New Zealand is generally considered to have been one of the nations that handled the disruption of COVID-19 the best. That’s not to say that it hasn’t had an impact – real GDP in New Zealand will fall by 4.3 per cent in 2020-21, but the country is well poised to recover, with projected real GDP growth of 5.7 per cent in 2021-22.
Driving that growth will be organisations that have, over the last year, rapidly innovated and ended up with businesses that are resilient and far better prepared for the future.
“For most organisations, the business strategy is their digital strategy,” Joe Craparotta, A/NZ VP of Secure Power at APC by Schneider Electric, said in an exclusive interview. Businesses have been forced to rapidly innovate this year, and while that has been a scramble, those same businesses are now in a much better position for the long term.
What’s more, businesses, in having rapidly modernised their digital strategies, are now in a much better position to tackle the social, economic and business challenges that the necessity for sustainability will place on organisations moving forward.
This has translated to greater positivity in the business community. The Institute of Economic Research (NZIER)’s quarterly survey of business found that 40 per cent of firms expect conditions to get worse in the near term, but this is a significant lift on the previous survey, which had the negative sentiment at 63 per cent. There has also been a lift in the number of firms reporting an improvement in trading, and a significant net 16 per cent of firms are looking to hire in the next quarter.
While there are sectors that will continue to be disproportionately impacted on (tourism and bricks-and-mortar retail), other sectors are experiencing explosive opportunity. Technology has been one of the growth sectors through the year, driven by the need of many enterprises to adopt new technology solutions to adapt to the changing work styles that COVID-19 has driven.
“We actually had acceleration of our business, in particular around public cloud, which grew by 60 per cent for the overall year to $581 million,” Laurence Baynham, CEO and Managing Director of Data#3, said.
“But even the basic things such as desktop computers. A lot of our customers had a lot of many thousands of desktop computers, which they needed to provide a mobile device or notebook to their users to enable the organisation to function.”
As Joe Craparotta, A/NZ VP of Secure Power at APC by Schneider Electric, said, many of these trends were already on the table, but events of the year have rapidly accelerated adoption rates, leading to a wave of innovation that was two or even five years down the track.
Joe Craparotta, A/NZ VP of Secure Power at APC by Schneider Electric
“The main drivers have been the fact that our core infrastructure houses data, and the aggregation of data and the creation of data has been accelerating over the last half a decade. Being in the business of building the assets that house data – the datacentres - is a pretty good place to be,” Craparotta said. “The insatiable appetite of the market for data creation, the criticality of the data and providing continuous access to data has all become even more important.”
Demand For The Edge
Working from home has become the most common story of the COVID-19 response, because it’s been the most obvious application of the digital transformations that enterprises have made. As organisations practiced social distancing and closed down the offices, they needed to open the networks to allow employees to access them remotely, and then enable data access and communications that would allow employees to continue to collaborate in their teams and with clients.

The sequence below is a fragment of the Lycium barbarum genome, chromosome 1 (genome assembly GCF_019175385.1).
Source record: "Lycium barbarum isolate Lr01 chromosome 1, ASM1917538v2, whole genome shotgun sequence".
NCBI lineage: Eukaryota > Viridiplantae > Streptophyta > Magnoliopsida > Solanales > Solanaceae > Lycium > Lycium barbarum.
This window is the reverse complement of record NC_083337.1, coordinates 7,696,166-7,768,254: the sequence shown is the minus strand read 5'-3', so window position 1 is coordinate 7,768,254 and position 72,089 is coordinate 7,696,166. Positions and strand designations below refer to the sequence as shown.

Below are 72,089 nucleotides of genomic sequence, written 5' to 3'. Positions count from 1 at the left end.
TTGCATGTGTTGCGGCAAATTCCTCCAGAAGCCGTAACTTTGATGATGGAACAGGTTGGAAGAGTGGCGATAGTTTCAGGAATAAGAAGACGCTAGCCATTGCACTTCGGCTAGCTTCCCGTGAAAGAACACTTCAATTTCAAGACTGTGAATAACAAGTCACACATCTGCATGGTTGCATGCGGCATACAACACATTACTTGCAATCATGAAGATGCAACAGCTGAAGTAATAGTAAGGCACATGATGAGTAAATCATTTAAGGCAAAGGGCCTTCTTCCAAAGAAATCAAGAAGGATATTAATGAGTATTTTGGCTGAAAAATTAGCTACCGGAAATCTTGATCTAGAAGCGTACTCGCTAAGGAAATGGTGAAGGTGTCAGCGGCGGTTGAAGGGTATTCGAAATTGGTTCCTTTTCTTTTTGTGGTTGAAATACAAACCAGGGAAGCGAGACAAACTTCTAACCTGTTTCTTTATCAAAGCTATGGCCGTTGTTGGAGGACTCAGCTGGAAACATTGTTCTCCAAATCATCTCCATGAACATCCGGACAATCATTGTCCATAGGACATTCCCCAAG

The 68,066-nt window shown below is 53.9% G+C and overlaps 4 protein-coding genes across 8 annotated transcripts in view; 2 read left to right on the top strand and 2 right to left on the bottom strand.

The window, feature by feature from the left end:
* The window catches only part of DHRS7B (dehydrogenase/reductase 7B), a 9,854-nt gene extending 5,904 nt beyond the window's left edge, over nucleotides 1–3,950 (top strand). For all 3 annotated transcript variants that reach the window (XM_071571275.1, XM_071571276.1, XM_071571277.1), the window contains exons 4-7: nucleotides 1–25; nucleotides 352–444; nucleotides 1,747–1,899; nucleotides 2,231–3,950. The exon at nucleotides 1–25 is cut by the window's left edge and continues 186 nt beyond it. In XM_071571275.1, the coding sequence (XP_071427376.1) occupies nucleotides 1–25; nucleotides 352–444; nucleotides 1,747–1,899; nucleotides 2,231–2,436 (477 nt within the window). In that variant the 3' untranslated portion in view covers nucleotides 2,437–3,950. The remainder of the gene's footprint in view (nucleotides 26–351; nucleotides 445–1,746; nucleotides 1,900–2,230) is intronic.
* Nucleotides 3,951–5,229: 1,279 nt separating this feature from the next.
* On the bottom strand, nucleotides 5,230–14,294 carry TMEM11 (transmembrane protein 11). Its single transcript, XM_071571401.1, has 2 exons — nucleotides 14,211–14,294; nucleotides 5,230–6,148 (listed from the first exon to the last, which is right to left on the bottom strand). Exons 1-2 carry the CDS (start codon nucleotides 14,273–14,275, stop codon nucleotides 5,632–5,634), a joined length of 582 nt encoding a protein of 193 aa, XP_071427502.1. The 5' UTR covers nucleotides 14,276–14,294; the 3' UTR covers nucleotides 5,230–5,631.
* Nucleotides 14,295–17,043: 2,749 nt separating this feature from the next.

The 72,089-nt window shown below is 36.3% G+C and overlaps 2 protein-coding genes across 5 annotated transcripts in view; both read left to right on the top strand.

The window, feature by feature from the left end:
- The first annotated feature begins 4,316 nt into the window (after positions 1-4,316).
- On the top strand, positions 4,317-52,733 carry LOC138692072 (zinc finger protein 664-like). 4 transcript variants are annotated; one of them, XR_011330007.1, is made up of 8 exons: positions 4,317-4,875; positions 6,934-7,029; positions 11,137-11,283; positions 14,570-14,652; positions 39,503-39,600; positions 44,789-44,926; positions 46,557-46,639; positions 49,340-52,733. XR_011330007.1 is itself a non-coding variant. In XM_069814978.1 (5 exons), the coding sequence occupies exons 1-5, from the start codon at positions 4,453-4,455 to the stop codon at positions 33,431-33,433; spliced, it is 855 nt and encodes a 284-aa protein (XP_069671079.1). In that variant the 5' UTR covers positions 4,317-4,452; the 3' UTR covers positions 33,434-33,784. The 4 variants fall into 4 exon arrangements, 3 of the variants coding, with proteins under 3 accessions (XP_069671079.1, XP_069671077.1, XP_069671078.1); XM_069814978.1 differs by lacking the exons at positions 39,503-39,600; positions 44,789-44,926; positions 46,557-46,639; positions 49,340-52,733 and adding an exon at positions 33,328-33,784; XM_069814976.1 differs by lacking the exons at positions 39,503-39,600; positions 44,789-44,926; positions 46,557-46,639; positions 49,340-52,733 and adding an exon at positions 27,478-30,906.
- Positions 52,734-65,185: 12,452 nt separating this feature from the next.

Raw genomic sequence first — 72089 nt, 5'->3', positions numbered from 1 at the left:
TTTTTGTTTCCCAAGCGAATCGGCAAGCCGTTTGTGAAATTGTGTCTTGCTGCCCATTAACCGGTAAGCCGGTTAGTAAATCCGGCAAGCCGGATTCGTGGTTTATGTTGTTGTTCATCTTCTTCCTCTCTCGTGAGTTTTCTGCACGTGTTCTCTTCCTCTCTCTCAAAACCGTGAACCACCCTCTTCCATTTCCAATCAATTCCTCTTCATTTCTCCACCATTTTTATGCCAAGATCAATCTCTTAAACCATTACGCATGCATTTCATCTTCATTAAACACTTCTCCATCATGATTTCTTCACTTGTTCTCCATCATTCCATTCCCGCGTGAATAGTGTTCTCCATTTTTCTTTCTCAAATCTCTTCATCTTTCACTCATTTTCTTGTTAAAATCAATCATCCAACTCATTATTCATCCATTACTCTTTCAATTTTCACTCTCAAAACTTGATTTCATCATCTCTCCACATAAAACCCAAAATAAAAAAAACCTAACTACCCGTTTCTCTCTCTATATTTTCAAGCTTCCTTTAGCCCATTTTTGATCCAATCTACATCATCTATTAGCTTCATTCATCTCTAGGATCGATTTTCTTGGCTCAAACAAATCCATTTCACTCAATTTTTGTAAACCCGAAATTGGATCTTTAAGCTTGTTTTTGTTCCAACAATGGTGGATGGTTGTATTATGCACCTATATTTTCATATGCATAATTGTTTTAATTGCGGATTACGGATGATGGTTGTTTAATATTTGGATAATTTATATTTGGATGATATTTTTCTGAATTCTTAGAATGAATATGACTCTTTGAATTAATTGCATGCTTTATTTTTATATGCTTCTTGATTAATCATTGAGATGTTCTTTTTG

However, it’s the edge where things get really exciting, particularly looking beyond COVID. The decentralised and highly available networks that enterprises now run allows for an increasing range of applications on the edge, and now many environments are prepared for IoT, AI and other edge-reliant applications to an unprecedented degree.
“Still a very centralised cloud world, but certainly the edge applications are becoming more and more prevalent,” Craparotta said. “We had all of that organic growth coming through, and then there was this overnight acceleration, in the need to be able to house capacity, making sure that it was accessible and highly resilient as well.”
Laurence Baynham, CEO and Managing Director of Data#3
Baynham agreed, and said “digital transformation is the major driver in the technology spend, for all of our customers, irrespective of whether they're commercial, public sector and larger or small.
“Whether they are completely new to digital in terms of being a digital company or adapting existing companies and legacy based companies, transforming into being a digital company is now taking place, and it’s accelerating because of the pandemic,” Baynham added.
“Underlying the digital transformation is the technology platform in particular, and our role in digital transformation is very much at the foundation layer and that involves the cloud, both public and private, the networking, security, end user computing and the edge.”
As organisations start to look beyond resiliency, they’re going to find that the investments in transformation that they’re making now will set them well for agility and innovation into the future. IT has been instrumental in helping organisations navigate the challenges of 2020, and those organisations that have embraced it are now finding themselves in a position of real strength.
Watch the full interview between Baynham, Craparotta, and Nextgen Distribution Director, Susan Searle, here.